News & Information
HHS: Hurricane Harvey & HIPAA Bulletin
Written by Editor   
Thursday, September 07, 2017 05:39 PM

“Severe disasters – such as Hurricane Harvey,” the HHS notes, “impose additional challenges on health care providers. Often questions arise about the ability of entities covered by the HIPAA regulations to share information, including with friends and family, public health officials, and emergency personnel.”  In the wake of Hurricane Harvey the HHS has released a Bulletin reviewing HIPAA regulations. Read the full bulletin for complete details. 

The bulletin notes that the HIPAA Privacy Rule allows patient information to be shared to assist in disaster relief efforts, and to assist patients in receiving the care they need.  While the HIPAA Privacy Rule is not suspended during a public health or other emergency, the Secretary of HHS may waive certain provisions of the Privacy Rule, and following the President’s declaration that a disaster exists in the States of Texas and Louisiana the Secretary has exercised the authority to waive sanctions and penalties against covered hospitals.

But even without a waiver specifically covering entities such as doctors of chiropractic, the HIPAA Privacy Rule always allows patient information to be shared for the following purposes and under the following conditions:

Chiropractic Cares: Harvey Help
Written by Editor   
Thursday, September 07, 2017 05:35 PM

How to Help Those Affected by Hurricane Harvey

The Texas Chiropractic Association, Texas Chiropractic College and Parker University have teamed up to create a fund for Texan chiropractors who have been affected by the storm. Monetary and chiropractic equipment donations are being requested. Learn more about C.H.I.R.O.

ACA leadership requests that if you know of any member who has been seriously affected by the storm and subsequent flooding, please pass that information on to ACA Vice President Dr. Karen Konarski-Hart at Dr. Konarski-Hart, a trained disaster relief responder, offers this additional information for those who wish to help in some way:

Choosing Wisely X-ray Recommendations Reflect Evolving Evidence, Accepted Standards
Thursday, September 07, 2017 05:31 PM

By Christine Goertz, DC, PhD

The goal of the Choosing Wisely® campaign is to promote conversations between doctors and their patients about utilizing the most appropriate tests and treatments. The campaign is an initiative of the American Board of Internal Medicine Foundation and Consumer Reports. 

The first ACA Choosing Wisely® recommendation states: In the absence of red flags, do not obtain spinal imaging (X-rays) for patients with acute low-back pain during the six weeks after the onset of pain. This recommendation is not only on ACA’s Choosing Wisely® list; a similar item is also included on the lists of seven other organizations. This includes, among others, the American College of Emergency Physicians, the North American Spine Society and the American College of Physicians. It's also one of the performance measures established by the Centers for Medicare and Medicaid (CMS) under the MIPS Program. Thus, it is a widely accepted standard.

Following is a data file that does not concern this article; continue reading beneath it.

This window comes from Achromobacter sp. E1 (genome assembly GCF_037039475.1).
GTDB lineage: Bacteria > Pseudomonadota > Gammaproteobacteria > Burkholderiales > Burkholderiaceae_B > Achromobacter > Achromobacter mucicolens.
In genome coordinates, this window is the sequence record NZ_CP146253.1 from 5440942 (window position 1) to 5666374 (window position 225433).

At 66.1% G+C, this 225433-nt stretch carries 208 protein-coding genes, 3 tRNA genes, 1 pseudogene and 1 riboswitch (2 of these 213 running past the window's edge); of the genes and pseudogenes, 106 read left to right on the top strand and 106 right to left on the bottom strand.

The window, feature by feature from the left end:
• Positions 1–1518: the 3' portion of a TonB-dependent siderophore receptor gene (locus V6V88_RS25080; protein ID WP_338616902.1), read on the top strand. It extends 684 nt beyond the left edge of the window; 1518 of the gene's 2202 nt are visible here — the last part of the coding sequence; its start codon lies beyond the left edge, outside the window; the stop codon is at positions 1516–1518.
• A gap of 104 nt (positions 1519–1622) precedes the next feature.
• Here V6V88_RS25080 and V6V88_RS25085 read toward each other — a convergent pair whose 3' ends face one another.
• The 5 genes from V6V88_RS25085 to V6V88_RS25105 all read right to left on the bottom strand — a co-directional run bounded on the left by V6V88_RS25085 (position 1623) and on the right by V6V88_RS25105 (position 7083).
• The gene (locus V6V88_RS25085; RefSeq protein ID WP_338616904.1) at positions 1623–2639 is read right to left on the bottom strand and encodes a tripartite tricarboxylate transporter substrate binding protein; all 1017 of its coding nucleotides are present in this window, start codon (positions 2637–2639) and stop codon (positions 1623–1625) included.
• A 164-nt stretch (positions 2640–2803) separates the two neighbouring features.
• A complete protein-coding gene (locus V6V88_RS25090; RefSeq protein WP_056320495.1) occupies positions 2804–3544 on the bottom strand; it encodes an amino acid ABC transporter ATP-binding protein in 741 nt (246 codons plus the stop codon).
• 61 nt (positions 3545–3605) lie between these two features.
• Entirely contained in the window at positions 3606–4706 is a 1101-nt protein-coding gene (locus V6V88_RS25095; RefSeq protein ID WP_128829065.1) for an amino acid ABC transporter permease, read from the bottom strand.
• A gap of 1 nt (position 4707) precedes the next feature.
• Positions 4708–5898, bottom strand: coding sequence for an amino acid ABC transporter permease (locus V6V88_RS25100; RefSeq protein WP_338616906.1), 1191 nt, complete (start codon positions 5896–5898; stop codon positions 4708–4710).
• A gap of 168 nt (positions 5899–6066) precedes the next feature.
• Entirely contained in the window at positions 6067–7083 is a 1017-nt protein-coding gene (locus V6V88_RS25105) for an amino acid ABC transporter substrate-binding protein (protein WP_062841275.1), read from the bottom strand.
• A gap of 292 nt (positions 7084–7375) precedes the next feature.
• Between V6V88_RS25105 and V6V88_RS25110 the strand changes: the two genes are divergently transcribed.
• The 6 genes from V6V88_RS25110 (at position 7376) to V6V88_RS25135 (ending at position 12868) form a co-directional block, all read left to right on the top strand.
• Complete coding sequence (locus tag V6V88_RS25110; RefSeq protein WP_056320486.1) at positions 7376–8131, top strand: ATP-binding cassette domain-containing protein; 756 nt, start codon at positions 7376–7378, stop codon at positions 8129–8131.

ACA Volunteer Opportunities
Written by Editor   
Thursday, September 07, 2017 05:16 PM

The ACA offers membership opportunities to serve in a volunteer leadership role on its board of governors, various committees, task forces and advisory boards, as well appointments to outside organizations. 

ACA has implemented a web based self referral system.  Applicants must submit their application electronically through the virtual volunteer nomination application center. 

Select the Download Instructions button for detailed instructions on how to submit your application. Or, to begin the submission process immediately, select the Submit Nomination button.

Download Instructions    Submit Nomination

Huge Diet Study Shows Carbs, Not Fats Are the Problem
Written by Editor   
Thursday, September 07, 2017 05:08 PM

An enormous prospective study of food intake in adults challenges several staunchly held beliefs about dietary components and their association with health risks: finding, for example that diets rich in fats, including saturated fats, don’t increase mortality risk, but high-carbohydrate diets do.

And the study, called PURE (Prospective Urban Rural Epidemiology), also found that the benefits of fruits, vegetables, and legumes top out at just three to four total servings per day. In sum, the results suggest that nutritional guidelines and conventional wisdom regarding these basic dietary elements may be seriously mistaken.

PURE investigators recorded food intake using questionnaires in 135,000 people in 18 countries, including high-, medium- and low-income nations. PURE found that high carbohydrate intake was associated with a significant increase in the risk of death, while both total fat and saturated and unsaturated fats were associated with a decreased risk of death. However, fat consumption was not associated with cardiovascular disease or cardiovascular mortality, though saturated fat had an inverse association with stroke.

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